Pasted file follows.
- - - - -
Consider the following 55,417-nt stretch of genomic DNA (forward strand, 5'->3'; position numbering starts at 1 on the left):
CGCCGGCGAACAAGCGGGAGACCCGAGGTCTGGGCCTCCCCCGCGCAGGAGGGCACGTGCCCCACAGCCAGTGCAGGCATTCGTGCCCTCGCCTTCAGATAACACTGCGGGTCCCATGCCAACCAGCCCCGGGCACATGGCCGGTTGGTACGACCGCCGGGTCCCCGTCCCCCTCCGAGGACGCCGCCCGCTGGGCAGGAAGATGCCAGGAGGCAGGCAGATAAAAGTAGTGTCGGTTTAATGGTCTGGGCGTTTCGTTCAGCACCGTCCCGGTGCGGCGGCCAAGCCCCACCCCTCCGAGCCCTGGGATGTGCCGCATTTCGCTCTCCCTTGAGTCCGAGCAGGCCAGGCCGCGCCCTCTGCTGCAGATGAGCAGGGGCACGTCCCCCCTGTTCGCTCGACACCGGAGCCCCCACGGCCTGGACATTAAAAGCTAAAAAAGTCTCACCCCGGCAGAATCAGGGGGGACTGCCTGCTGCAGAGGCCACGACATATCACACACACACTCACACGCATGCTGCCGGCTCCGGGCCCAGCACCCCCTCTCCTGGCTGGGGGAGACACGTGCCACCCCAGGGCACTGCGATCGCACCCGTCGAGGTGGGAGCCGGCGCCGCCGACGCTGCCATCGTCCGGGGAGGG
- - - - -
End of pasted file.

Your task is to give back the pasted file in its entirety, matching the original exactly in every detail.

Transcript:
Consider the following 55,417-nt stretch of genomic DNA (forward strand, 5'->3'; position numbering starts at 1 on the left):
CGCCGGCGAACAAGCGGGAGACCCGAGGTCTGGGCCTCCCCCGCGCAGGAGGGCACGTGCCCCACAGCCAGTGCAGGCATTCGTGCCCTCGCCTTCAGATAACACTGCGGGTCCCATGCCAACCAGCCCCGGGCACATGGCCGGTTGGTACGACCGCCGGGTCCCCGTCCCCCTCCGAGGACGCCGCCCGCTGGGCAGGAAGATGCCAGGAGGCAGGCAGATAAAAGTAGTGTCGGTTTAATGGTCTGGGCGTTTCGTTCAGCACCGTCCCGGTGCGGCGGCCAAGCCCCACCCCTCCGAGCCCTGGGATGTGCCGCATTTCGCTCTCCCTTGAGTCCGAGCAGGCCAGGCCGCGCCCTCTGCTGCAGATGAGCAGGGGCACGTCCCCCCTGTTCGCTCGACACCGGAGCCCCCACGGCCTGGACATTAAAAGCTAAAAAAGTCTCACCCCGGCAGAATCAGGGGGGACTGCCTGCTGCAGAGGCCACGACATATCACACACACACTCACACGCATGCTGCCGGCTCCGGGCCCAGCACCCCCTCTCCTGGCTGGGGGAGACACGTGCCACCCCAGGGCACTGCGATCGCACCCGTCGAGGTGGGAGCCGGCGCCGCCGACGCTGCCATCGTCCGGGGAGGG